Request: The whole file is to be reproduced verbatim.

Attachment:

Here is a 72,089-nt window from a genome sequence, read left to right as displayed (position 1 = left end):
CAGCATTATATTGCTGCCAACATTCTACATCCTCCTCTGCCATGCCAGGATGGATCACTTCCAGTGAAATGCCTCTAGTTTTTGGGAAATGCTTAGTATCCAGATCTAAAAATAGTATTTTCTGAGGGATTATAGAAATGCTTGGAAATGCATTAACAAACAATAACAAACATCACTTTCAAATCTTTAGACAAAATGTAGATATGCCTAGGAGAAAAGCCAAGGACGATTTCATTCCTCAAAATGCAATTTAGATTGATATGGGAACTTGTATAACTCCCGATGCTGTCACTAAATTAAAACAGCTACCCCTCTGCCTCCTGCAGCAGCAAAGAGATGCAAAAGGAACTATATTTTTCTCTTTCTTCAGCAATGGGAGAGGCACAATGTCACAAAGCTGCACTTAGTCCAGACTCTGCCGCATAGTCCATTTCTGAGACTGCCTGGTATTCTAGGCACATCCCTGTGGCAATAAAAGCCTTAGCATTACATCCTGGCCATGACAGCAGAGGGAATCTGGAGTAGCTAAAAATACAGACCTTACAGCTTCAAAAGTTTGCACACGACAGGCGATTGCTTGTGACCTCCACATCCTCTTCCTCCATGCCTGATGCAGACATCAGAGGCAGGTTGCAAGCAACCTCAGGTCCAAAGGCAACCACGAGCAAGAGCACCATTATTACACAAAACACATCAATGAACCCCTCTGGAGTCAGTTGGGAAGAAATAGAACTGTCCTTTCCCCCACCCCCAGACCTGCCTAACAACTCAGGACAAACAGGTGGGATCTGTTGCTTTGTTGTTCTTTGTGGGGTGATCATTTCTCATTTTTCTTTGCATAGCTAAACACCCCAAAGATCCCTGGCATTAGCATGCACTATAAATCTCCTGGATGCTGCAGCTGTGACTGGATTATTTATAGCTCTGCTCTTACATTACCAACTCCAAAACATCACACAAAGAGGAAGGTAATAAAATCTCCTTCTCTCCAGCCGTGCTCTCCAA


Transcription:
Here is a 72,089-nt window from a genome sequence, read left to right as displayed (position 1 = left end):
CAGCATTATATTGCTGCCAACATTCTACATCCTCCTCTGCCATGCCAGGATGGATCACTTCCAGTGAAATGCCTCTAGTTTTTGGGAAATGCTTAGTATCCAGATCTAAAAATAGTATTTTCTGAGGGATTATAGAAATGCTTGGAAATGCATTAACAAACAATAACAAACATCACTTTCAAATCTTTAGACAAAATGTAGATATGCCTAGGAGAAAAGCCAAGGACGATTTCATTCCTCAAAATGCAATTTAGATTGATATGGGAACTTGTATAACTCCCGATGCTGTCACTAAATTAAAACAGCTACCCCTCTGCCTCCTGCAGCAGCAAAGAGATGCAAAAGGAACTATATTTTTCTCTTTCTTCAGCAATGGGAGAGGCACAATGTCACAAAGCTGCACTTAGTCCAGACTCTGCCGCATAGTCCATTTCTGAGACTGCCTGGTATTCTAGGCACATCCCTGTGGCAATAAAAGCCTTAGCATTACATCCTGGCCATGACAGCAGAGGGAATCTGGAGTAGCTAAAAATACAGACCTTACAGCTTCAAAAGTTTGCACACGACAGGCGATTGCTTGTGACCTCCACATCCTCTTCCTCCATGCCTGATGCAGACATCAGAGGCAGGTTGCAAGCAACCTCAGGTCCAAAGGCAACCACGAGCAAGAGCACCATTATTACACAAAACACATCAATGAACCCCTCTGGAGTCAGTTGGGAAGAAATAGAACTGTCCTTTCCCCCACCCCCAGACCTGCCTAACAACTCAGGACAAACAGGTGGGATCTGTTGCTTTGTTGTTCTTTGTGGGGTGATCATTTCTCATTTTTCTTTGCATAGCTAAACACCCCAAAGATCCCTGGCATTAGCATGCACTATAAATCTCCTGGATGCTGCAGCTGTGACTGGATTATTTATAGCTCTGCTCTTACATTACCAACTCCAAAACATCACACAAAGAGGAAGGTAATAAAATCTCCTTCTCTCCAGCCGTGCTCTCCAA